Then four days later, we got our weekly "courtesy call" from Blockbuster, reminding us that our rentals were two days overdue. This brought the cost of "Strangers in Good Company" (31/2 stars) and "Mighty Aphrodite" (21/2 stars) to $16. And again we swore silently to ourselves.
But then we smiled.
Because we will get the last laugh. Because we know Blockbuster is not merely a $1.3 billion retail colossus that dominates the video-rental industry and consumes about 34% of our discretionary income. It's also, we are delighted to remind ourselves, a future buggy whip.
In the 500-channel universe, on-demand video will render the cumbersome process of videocassette checkout largely obsolete. Even if the movie industry provides a release window for video rentals ahead of pay-per-view, the miraculous Blockbuster cash cow is facing a bovine version of "Run for Your Life."
Sort of: Ten years to live. Make the most of it.
Or five years. Or 12. But not 20-so it is not at all peculiar for Blockbuster and its agency, Bernstein-Rein, Kansas City, Mo., to grab those teats and squeeze for dear life. Five hundred channels is still just a vision, and the company would be crazy not to maximize its brand presence for the lucrative interim with a flashy ad campaign.
What is peculiar-extremely peculiar-is the confessional quality of the advertising.
"There is a word, or haven't you heard? The future looks bright today. The world's within reach right down the street, so why don't you come out and play? One world, one word: Blockbuster," goes the buoyant jingle, along with a quick-cut montage of people dancing and bungee jumping and diving off a pier and, oh, yes, for about 0.8 second, watching a movie.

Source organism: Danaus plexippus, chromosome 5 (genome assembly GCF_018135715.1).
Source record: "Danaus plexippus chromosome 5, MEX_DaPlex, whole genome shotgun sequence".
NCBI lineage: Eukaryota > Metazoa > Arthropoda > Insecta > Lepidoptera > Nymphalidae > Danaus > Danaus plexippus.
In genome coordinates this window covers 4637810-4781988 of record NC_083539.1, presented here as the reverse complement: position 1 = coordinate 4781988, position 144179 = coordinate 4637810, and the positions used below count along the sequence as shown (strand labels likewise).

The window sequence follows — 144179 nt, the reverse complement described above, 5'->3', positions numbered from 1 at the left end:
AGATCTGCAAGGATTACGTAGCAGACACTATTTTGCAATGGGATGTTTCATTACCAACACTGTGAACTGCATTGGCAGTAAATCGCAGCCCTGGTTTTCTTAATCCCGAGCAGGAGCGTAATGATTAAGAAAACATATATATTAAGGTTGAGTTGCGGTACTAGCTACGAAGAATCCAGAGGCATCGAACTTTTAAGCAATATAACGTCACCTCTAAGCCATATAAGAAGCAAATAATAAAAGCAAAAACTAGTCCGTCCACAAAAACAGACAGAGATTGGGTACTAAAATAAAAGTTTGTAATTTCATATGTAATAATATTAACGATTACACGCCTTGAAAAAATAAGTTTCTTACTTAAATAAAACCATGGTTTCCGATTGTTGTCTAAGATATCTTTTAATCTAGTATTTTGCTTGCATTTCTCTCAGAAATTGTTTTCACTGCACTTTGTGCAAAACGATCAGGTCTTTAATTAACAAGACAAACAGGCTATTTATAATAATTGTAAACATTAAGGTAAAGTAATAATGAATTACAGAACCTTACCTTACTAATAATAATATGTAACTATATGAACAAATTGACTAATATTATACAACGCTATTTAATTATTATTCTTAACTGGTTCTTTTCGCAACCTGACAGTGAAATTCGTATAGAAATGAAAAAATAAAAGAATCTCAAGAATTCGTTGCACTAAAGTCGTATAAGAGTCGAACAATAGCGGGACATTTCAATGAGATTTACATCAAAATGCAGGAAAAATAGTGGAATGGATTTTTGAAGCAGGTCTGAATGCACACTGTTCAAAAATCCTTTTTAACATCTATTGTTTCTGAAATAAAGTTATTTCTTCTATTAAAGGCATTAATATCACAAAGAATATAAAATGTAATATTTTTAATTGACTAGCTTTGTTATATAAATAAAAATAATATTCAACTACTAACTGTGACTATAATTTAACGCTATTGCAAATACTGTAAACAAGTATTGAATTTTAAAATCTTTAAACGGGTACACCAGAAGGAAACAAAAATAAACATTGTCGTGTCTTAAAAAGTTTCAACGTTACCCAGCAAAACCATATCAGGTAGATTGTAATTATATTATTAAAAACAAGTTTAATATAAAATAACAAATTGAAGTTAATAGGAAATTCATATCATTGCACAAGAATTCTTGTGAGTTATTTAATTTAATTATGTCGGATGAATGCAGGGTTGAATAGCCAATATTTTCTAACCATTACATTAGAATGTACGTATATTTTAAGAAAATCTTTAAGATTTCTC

It's your basic SweetCam anthem, that could easily be for Diet Coke or (with a little more eye-popping) Pringles. As to what video rental has to do with "one world" and the proximity of the future, well, who cares? It's just a jingle.
But then on flashes a Blockbuster clerk, who presses the point:
"You know, no matter how fast the world moves, or how many innovations are behind tomorrow's door, there's still one word that brings the fun together: Blockbuster."
What, are they on sodium pentathol, or something? Look, if they want to claim that Blockbuster is somehow synonymous with "entertainment" worldwide, God bless 'em. Most people don't realize what a piteous failure Blockbuster's music stores have been. But why exactly are they reminding us that "innovations are behind tomorrow's door"? That may be what's prompting them to speak to consumers, but why in the world did they feel obligated to mention it?
It's not as though anybody has stopped renting videos in anticipation of on-demand movies in 2006. And it's not as though making Blockbuster seem state-of-the-art right now will have any effect whatsoever when 500 channels really arrive.
The jingle might as well say, "Future white elephant. But not yet irrelevant. So please drop by today! We're full of ourselves. So browse through our shelves. It's easy as B-C-A!"